A highlight from The FADER Interview: Alicia Keys Part 2 (Bonus Episode)

Automatic TRANSCRIPT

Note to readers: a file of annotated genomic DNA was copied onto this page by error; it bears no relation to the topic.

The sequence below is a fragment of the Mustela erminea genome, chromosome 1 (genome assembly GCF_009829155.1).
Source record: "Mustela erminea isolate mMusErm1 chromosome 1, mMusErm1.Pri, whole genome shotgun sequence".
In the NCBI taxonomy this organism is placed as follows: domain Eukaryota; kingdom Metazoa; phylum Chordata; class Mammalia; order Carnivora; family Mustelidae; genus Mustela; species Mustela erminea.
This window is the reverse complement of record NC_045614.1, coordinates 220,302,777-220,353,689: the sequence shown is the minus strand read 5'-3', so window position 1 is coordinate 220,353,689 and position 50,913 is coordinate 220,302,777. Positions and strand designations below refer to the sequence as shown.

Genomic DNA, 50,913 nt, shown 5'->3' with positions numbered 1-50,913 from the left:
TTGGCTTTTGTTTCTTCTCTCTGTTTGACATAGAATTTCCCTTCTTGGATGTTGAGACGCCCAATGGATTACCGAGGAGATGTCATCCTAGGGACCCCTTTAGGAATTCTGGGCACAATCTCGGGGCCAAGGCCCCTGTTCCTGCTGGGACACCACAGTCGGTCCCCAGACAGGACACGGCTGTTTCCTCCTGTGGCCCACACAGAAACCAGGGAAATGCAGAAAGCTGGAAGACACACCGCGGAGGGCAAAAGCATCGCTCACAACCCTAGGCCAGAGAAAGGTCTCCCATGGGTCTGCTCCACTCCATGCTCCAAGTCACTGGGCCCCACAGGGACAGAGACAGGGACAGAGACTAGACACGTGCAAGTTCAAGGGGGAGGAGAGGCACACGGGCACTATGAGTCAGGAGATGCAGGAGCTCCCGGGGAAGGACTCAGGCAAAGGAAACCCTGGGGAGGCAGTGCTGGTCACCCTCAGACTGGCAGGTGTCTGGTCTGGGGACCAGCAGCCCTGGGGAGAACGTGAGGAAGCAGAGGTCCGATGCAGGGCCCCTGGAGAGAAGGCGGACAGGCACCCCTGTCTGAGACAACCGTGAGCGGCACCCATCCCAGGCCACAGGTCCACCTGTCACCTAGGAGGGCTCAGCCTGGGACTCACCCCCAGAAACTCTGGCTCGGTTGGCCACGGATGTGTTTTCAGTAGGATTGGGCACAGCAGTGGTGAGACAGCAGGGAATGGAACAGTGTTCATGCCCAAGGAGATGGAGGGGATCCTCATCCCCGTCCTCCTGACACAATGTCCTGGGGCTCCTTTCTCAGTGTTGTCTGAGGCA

That's keys career in miniature. From the songs in a minor ballad a woman's worth, through girl on fire itself, and the 2020 both are drive single a beautiful noise with Brandi carlile. Keys, as a songwriter, has always been looking out over her piano and towards the crowd. In fact, even when answering a question about her intent. Key sounds like she's trying to inspire her audience. Saying that she purged the word try from her vocabulary before Kanye West encouraged her to double down. And whether or not she's writing primarily for her self or others. It's clear that empowerment ballads like dead end wrote. From her new album keys out today, a written from firsthand experience. Having blown up in an industry that didn't have her or any of her peers as best interests at heart. She had to fight. He still has to fight with anxiety and doubt. Songs like dead and rota are ammo. In the second part of our fader interview, the first was released yesterday, so go back and listen if you haven't already. He's also discussed his Lil Wayne's verse on the unlocked version of Nat King Cole. Her collaboration with her eldest son, Egypt on a new cover of somewhere over the rainbow, and her first ever interview, which she gave to the fader back in 2001. Before we come back to keys, I don't know if you remember, but I think you may have given one of your I think it might have been your first ever feature interview to the fader, and it was in 2002 them one. I feel like that's probably right. Yeah. I was issue 7, I think. See, homecoming. That's what that's what keys is about a homecoming. I really, really, really see that and feel that on every level. And this is an exact other moment for it. There's a really interesting moment in that interview, and this is obviously a few months before songs in a minor comes out. So say my album is released and I do sell 12 million records. It's like what can you do after that? Can you set another 12 million records? That's creating an even bigger hype that you must then surpass, which is kind of crazy because as far as I know as long as they minor cells almost exactly 12 million records, I think, worldwide. That's a little coincidence, but I think it's also the snapshot of a young artist with the world in front of her and all this potential for joy and misery. And you obviously end up with a lot of both. Did you end up feeling after that? And throughout those earlier years, did you end up feeling that you did have to create and surpass this bigger hype? And if so, how have you managed to get off that train lately in order to create an album like keys where you feel a lot more at ease with yourself? Wow. What an amazing, amazing question. That's crazy that I said, what if I, first of all, I definitely never expected to be out the gate with that level of commercial success. You know what I mean? And critical success. Nobody knows that and nobody ever imagines that. I mean, I'm sure there were people that at that time were working very hard to ensure that it would go that way. You know, I realized that now, there's also a lot of that in the mix, but I was definitely unaware of whatever would happen. And I think in a way it was like kind of your favorite ignorance is bliss type of because the thing is is I just didn't know. I truly didn't. And even if it did sell, however many records at that moment I said that, I did not know what that would be like or feel like, you know what I mean? I could hypothesize what I thought it might to my point of like, what do you follow up after that? But I didn't know what that would be like. And so I think in a lot of ways, there was an ignorance there that just kept me driven. You know, it just kept me driven and just kept me hungry and excited and just wanting to create especially always being my own producer, always being my own writer. I always had to fight to be who I am because people never believed me. They never believed I was a producer. They thought I was just a little girl from Harlem from hell's kitchen. You know, to this day, I go in the room. I'm making those records. I am producing those records. I'm dropping a beat on those records. I'm putting music on the records and playing the mood on the records. I'll make it, I'm doing all the vocal arrangements. And if there's one guy standing in the room and the person walks in, they'll be like, oh, so you for just the record so that guy. It's just like, it's just like how it is. You know what I mean? But I think that in regards to keeping up with every entertainment industry and maybe it's every industry, if you think about it, but a particularly the entertainment world is always about the last thing you did. And it's always about kind of these numbers. And I think about this a lot because I think maybe it's the way the world is set up a little bit. You know, like if you think about grades for kids, they're forever chasing an a, you know? And if they get a C, they're made to feel like they didn't do good enough, but maybe to see was their best. You know what I mean? And so therefore, maybe the C was a triumph because last time they didn't even take the class or last time they didn't even try, or they got something they got some. So there's this numbers, hierarchy, thing that everybody's always trying to obtain. And it's fucking exhausting. It's like, nobody's ever telling you how about you try to be yourself. How about you just try your best? And if you actually did your best, you won. And so I think that there's unfortunately a lot of incorrect information that's taught to us from the data that we're born. And we do think we're supposed to sell 12 million records or we won't be relevant or we feel like we're supposed to get 5 rings or we didn't whatever or we're supposed to get all a's or we can't get into any college that's gonna get you a good job or whatever these things are, it's like torture. I have to say, I'm definitely grateful because things have happened that I never expected to happen. And that's why a lot of times I said, I spend I spend time looking at the past in all, like shit. How did that happen? How did I even go like that? Made that a line that way, but I also definitely have recognized that you can't compare yourself, you can't even compare yourself to you yesterday. You can't chase these kind of super fake alcohol accolades. You can't chase these fake accolades. You can't chase these fake numbers, these fake grades, whatever these things are that people somehow feel less than if they haven't superseded some record breaking fucking thing. It's too much pressure is not real and I don't think that you actually find your greatness doing that. You're going to change. You're going to switch who you are, you're going to become a carbon copy. You're going to copy everybody else because you're trying to do whatever they're doing. You're going to be too afraid to take the leap to skydive. You're going to be too afraid to actually do something that people won't like, which I personally feel likely have created the best things in the world. Something that someone said wasn't going to happen. So I just feel like I've learned that you have to have a healthy dose of bravery and you also have to have a healthy dose of balance. Because of course, you have to be able to see things from a few sides. But most important, you have to just make sure that you're listening to you because man, you're going to get lost and you're going to be sad and it's hard to feel fulfilled. If you can't hear yourself. One song that sort of tackles some of those ideas is one of my favorites on the record which is dead end road.